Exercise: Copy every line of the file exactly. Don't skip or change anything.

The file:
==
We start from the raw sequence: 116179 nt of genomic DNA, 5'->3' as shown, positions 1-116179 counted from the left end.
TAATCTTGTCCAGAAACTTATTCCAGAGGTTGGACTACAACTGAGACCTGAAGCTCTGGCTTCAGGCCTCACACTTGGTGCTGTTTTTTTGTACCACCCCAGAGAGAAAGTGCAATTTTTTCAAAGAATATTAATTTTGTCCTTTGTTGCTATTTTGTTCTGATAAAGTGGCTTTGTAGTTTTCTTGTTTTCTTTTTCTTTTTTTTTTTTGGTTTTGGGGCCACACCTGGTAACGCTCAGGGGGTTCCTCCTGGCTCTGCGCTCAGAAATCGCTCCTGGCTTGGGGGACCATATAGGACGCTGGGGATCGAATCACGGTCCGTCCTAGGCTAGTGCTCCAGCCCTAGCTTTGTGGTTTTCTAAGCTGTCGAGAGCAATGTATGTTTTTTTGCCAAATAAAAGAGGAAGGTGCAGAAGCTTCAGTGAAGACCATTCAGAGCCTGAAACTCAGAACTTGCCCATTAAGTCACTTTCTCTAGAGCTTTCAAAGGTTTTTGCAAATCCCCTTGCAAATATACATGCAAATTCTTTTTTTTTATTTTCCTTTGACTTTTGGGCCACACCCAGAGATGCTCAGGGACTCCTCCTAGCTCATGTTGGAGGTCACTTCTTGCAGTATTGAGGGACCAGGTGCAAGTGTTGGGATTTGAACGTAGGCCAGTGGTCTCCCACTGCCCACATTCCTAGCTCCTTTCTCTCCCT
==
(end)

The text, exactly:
We start from the raw sequence: 116179 nt of genomic DNA, 5'->3' as shown, positions 1-116179 counted from the left end.
TAATCTTGTCCAGAAACTTATTCCAGAGGTTGGACTACAACTGAGACCTGAAGCTCTGGCTTCAGGCCTCACACTTGGTGCTGTTTTTTTGTACCACCCCAGAGAGAAAGTGCAATTTTTTCAAAGAATATTAATTTTGTCCTTTGTTGCTATTTTGTTCTGATAAAGTGGCTTTGTAGTTTTCTTGTTTTCTTTTTCTTTTTTTTTTTTGGTTTTGGGGCCACACCTGGTAACGCTCAGGGGGTTCCTCCTGGCTCTGCGCTCAGAAATCGCTCCTGGCTTGGGGGACCATATAGGACGCTGGGGATCGAATCACGGTCCGTCCTAGGCTAGTGCTCCAGCCCTAGCTTTGTGGTTTTCTAAGCTGTCGAGAGCAATGTATGTTTTTTTGCCAAATAAAAGAGGAAGGTGCAGAAGCTTCAGTGAAGACCATTCAGAGCCTGAAACTCAGAACTTGCCCATTAAGTCACTTTCTCTAGAGCTTTCAAAGGTTTTTGCAAATCCCCTTGCAAATATACATGCAAATTCTTTTTTTTTATTTTCCTTTGACTTTTGGGCCACACCCAGAGATGCTCAGGGACTCCTCCTAGCTCATGTTGGAGGTCACTTCTTGCAGTATTGAGGGACCAGGTGCAAGTGTTGGGATTTGAACGTAGGCCAGTGGTCTCCCACTGCCCACATTCCTAGCTCCTTTCTCTCCCT